True confessions of a chef #1
After 10 years of cooking professionally and trying with all the might my small yet determined physical self can offer, with all the passion in my glowing heart, and with all the smarts in the multiple folds of my brain, I only make a few dollars (literally a few, this is not a dramatized statement) more an hour than when I graduated from college. 10 year of toil, turmoil, and complete dedication. I make less than I did before pastry school. I make so little that I was upset when minimum wage got increased. I make so little that I got a pimple of stress when my great job offered its shiny spot to me.
Eating is the number one necessity to living, but the work involved is not valued. Like teaching your children, these building block of society our overlooked and negated to the needy.
I have preached it before and I will continue my soapbox speech. Tipping is ridiculous and at this point it proves nothing. You tip because you have to, not because you want to. Since the industry has exploited the goodness of your dining generosity, it needs to be restricted. Servers, food runners, hosts, cooks, dishwashers, and bar backs, we all deserve to make a living wage, and just like a capitalistic system, the wages should not be so binary. Front of the house makes it rain, while back of the house is in the drought.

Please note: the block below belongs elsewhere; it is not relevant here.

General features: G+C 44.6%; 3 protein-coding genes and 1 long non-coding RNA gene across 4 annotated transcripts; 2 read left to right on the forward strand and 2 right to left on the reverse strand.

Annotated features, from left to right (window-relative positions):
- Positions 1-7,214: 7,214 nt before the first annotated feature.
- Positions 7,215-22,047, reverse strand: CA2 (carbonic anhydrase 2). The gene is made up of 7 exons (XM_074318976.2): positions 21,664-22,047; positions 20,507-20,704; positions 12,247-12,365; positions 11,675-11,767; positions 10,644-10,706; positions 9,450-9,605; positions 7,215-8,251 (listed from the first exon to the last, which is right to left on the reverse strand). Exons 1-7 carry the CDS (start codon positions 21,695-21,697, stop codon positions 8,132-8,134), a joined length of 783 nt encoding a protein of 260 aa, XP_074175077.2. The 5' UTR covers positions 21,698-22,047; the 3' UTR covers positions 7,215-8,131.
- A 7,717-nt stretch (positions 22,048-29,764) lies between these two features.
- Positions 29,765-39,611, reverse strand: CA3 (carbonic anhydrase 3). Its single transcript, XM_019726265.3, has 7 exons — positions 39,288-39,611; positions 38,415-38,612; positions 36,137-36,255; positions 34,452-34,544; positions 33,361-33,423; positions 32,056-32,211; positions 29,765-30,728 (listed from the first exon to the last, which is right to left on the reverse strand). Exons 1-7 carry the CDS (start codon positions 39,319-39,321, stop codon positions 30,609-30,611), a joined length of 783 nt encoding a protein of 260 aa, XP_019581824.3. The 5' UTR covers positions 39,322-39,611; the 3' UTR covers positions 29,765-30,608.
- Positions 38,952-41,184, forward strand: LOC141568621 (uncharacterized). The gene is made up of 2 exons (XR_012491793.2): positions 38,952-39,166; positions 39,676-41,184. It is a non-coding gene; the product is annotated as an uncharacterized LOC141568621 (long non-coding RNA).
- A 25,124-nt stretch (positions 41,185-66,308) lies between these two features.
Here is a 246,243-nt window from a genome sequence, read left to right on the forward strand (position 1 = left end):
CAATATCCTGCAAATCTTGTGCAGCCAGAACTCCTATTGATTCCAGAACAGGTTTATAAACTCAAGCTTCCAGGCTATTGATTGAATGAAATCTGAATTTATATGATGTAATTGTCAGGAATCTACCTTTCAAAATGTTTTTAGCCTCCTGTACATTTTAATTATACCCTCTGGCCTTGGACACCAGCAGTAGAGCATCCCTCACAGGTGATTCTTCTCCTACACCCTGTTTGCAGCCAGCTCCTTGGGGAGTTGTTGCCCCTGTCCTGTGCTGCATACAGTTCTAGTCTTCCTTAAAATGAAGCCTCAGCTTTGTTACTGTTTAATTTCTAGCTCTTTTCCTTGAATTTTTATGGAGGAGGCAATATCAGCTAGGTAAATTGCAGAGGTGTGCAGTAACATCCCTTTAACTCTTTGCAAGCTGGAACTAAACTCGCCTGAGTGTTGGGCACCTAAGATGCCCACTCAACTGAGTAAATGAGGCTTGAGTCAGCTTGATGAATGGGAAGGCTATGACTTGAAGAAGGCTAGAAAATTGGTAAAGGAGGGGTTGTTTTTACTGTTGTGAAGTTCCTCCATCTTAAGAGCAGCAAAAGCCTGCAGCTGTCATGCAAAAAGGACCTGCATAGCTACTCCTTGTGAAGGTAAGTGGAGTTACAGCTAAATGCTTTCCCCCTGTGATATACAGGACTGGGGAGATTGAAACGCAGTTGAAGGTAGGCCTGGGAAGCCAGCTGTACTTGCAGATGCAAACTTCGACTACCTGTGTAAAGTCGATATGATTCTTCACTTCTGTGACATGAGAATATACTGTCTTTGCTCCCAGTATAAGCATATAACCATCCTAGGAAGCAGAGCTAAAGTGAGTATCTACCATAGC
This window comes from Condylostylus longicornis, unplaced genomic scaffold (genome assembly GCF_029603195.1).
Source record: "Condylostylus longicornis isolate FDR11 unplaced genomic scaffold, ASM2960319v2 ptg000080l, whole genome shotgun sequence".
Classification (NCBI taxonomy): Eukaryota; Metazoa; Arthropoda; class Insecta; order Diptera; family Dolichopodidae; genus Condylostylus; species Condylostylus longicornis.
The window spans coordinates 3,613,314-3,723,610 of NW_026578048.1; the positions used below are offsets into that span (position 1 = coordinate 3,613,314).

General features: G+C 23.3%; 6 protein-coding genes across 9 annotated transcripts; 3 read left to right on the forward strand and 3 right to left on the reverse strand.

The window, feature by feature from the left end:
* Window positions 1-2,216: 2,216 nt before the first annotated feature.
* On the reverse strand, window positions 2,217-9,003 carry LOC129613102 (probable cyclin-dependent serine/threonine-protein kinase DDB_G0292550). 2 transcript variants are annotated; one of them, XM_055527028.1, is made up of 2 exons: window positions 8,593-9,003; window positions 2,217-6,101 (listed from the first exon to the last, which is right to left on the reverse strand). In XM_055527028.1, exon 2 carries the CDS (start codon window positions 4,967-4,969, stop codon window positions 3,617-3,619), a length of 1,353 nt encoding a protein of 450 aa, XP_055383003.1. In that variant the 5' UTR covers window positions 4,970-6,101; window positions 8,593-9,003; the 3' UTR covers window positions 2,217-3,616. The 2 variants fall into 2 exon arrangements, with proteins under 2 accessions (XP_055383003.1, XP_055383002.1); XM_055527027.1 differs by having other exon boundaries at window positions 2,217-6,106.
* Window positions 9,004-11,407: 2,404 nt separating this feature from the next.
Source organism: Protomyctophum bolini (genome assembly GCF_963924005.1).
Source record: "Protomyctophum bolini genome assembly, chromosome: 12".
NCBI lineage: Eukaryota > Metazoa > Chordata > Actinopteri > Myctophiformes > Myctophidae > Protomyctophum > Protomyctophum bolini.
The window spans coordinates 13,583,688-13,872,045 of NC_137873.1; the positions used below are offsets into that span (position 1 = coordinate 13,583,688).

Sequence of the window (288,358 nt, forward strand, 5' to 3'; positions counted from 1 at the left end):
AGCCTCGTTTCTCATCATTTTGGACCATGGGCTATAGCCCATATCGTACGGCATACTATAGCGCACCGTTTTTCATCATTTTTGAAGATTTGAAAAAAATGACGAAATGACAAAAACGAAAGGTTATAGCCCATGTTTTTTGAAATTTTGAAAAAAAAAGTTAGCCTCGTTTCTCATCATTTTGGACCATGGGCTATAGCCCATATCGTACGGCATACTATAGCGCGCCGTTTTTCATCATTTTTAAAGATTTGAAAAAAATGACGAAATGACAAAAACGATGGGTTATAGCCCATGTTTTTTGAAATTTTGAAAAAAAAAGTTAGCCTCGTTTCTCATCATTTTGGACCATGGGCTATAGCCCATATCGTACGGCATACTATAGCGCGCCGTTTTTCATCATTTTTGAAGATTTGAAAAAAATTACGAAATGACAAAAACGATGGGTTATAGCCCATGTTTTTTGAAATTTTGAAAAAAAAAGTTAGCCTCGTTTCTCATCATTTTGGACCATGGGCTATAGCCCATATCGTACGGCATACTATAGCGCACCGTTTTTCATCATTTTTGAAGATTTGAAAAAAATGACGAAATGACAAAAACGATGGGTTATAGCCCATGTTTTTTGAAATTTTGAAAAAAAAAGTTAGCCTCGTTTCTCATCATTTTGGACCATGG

The system is not working, and this in turns makes it very difficult to want to go to the kitchen day in and day out, taking that precious passion and putting it towards you.
We are the overlooked crowd. You read about running a restaurant, and the service involved in making the guest have such a grand experience, and the struggle or impute of the chef is never mentioned. It’s all about that happiness in the dining room, the articles never mentions the that person under the bandana. It is starting to get to us. I see a lack luster in cooks because we are not getting enough out of this bargain. Someone has to speak up, and it will be Marigold and her golden wit.